Psychology is essential to master if you're planning to extract the most profit from your poker games. Tells can add oodles of extra cash. Finesse tactics will let you play hands in ways that add extra chips to your stacks. I teach all of this.
But none of it is enough to make you a winner unless you learn a basic game plan from the getgo. You need to have a solid understanding of the elemental components of poker before you can be comfortable with more sophisticated techniques. And that's the concept we're going to talk about today.
When you make bad poker decisions, you lose money. That's obvious. But the concept is so vague in players' minds that it sometimes isn't enough to prompt them to improve. I've found a better way to motivate you to play better. And I'm going to share it with you today.
Sure, it's just a psychological trick. Whenever you condition yourself mentally to play well, that's really what's happening - you're tricking your mind. But you're tricking it in a good way. Today I want you to forget about losing money.
Years ago I described something I termed the "Slippery Sandbag." In some games it can be your most profitable poker weapon. It's basically a check-raise without the raise. It's the art of letting an opponent hang himself, the art of deceptive passivity. The art of feigning vulnerability. The art of letting someone else do your betting.
Most of my personal history is quite blurry, and I have to piece together conversations and events as closely as I can. Oddly I specifically remember an exchange I had with a young poker player 30 years ago. I remember it, because I immediately went home and solidified my thoughts regarding it. It became the focal point for much of my teaching.
You should only bet if there is value in doing it. That seems obvious, but in the emotion of urgent decision-making in the quest of mountainous pots, we sometimes forget. We bet instinctively or irrationally.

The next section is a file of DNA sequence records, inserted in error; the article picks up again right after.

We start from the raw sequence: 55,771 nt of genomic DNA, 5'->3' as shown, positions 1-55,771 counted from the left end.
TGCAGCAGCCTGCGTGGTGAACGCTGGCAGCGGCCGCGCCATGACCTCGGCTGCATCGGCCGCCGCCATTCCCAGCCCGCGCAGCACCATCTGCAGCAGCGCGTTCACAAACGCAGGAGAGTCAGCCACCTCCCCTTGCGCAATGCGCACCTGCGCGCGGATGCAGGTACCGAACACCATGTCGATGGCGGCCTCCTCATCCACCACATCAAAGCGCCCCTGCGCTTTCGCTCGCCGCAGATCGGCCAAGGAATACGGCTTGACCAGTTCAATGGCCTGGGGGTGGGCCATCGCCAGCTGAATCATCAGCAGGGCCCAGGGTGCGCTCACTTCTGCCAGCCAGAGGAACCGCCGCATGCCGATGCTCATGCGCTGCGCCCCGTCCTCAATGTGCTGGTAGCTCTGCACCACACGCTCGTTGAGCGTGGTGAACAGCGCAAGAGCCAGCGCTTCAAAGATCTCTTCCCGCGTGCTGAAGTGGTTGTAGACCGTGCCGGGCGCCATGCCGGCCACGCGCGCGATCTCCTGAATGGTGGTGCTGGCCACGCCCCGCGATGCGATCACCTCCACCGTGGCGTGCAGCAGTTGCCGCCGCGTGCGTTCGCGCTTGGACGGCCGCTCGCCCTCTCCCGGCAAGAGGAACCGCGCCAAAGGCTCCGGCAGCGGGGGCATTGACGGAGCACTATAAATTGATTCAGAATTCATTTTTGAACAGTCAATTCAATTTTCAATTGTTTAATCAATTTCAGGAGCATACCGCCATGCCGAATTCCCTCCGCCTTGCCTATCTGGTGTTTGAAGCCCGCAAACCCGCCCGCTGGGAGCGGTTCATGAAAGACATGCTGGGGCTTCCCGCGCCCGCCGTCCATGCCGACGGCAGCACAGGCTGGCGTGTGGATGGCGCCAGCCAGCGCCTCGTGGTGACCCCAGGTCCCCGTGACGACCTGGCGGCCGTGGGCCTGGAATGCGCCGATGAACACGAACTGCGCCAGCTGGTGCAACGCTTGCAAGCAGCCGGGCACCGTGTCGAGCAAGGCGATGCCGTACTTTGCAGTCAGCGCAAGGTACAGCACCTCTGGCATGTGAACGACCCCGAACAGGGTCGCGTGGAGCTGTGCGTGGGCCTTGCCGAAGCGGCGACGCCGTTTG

One of the hardest lessons for hold 'em students is that they can sometimes call bets on the flop without a pair, even if they don't have four cards to a flush or an open-end straight draw. It's dangerous to teach.
Beginners need the patience to wait until they have an edge. Fine. Then you explain that they can often call bets with just two cards higher than the board. It gives them all kinds of ideas. Bad ideas. They begin to imagine that there's good in all hands, and they begin to lose discipline.
Whenever I'm seated at a poker table, one of my main missions is to make my opponents feel comfortable with me. I believe the more they enjoy my presence, the more money I'll make.
I love poker dealers. I've befriended dealers, consulted dealers, dated dealers, married dealers, and daydreamed about dealers. That's why it makes my heart hurt when we quarrel.
No-limit poker is much more complicated than limit poker. If analyzing when to bet, raise, call, or fold with precisely which hands in exactly what situations isn't enough to keep you busy, try adding the option to choose the size of your bets and raises. That's no-limit.
And I can tell you with absolute certainty that this makes finding the right decision significantly harder. I know, because I've programmed both limit and no-limit. What's the perfect bet? Is it moving all-in, $300, $5,000, what? And let's say it's about $300. Is $325 a little better or a little worse?
Sometimes in poker, things that seem unimportant make a shocking difference to your bankroll. Tipping the dealer is an example. Most of us tip routinely and appropriately. And I'm in favor of that, as you'll soon discover.
But one thing that's seldom discussed is that tipping changes the value of poker hands and often dictates which ones we can profitably play.
I'd feel honored if you listened closely to this obscure lecture I delivered online years ago.
The odd truth about tipping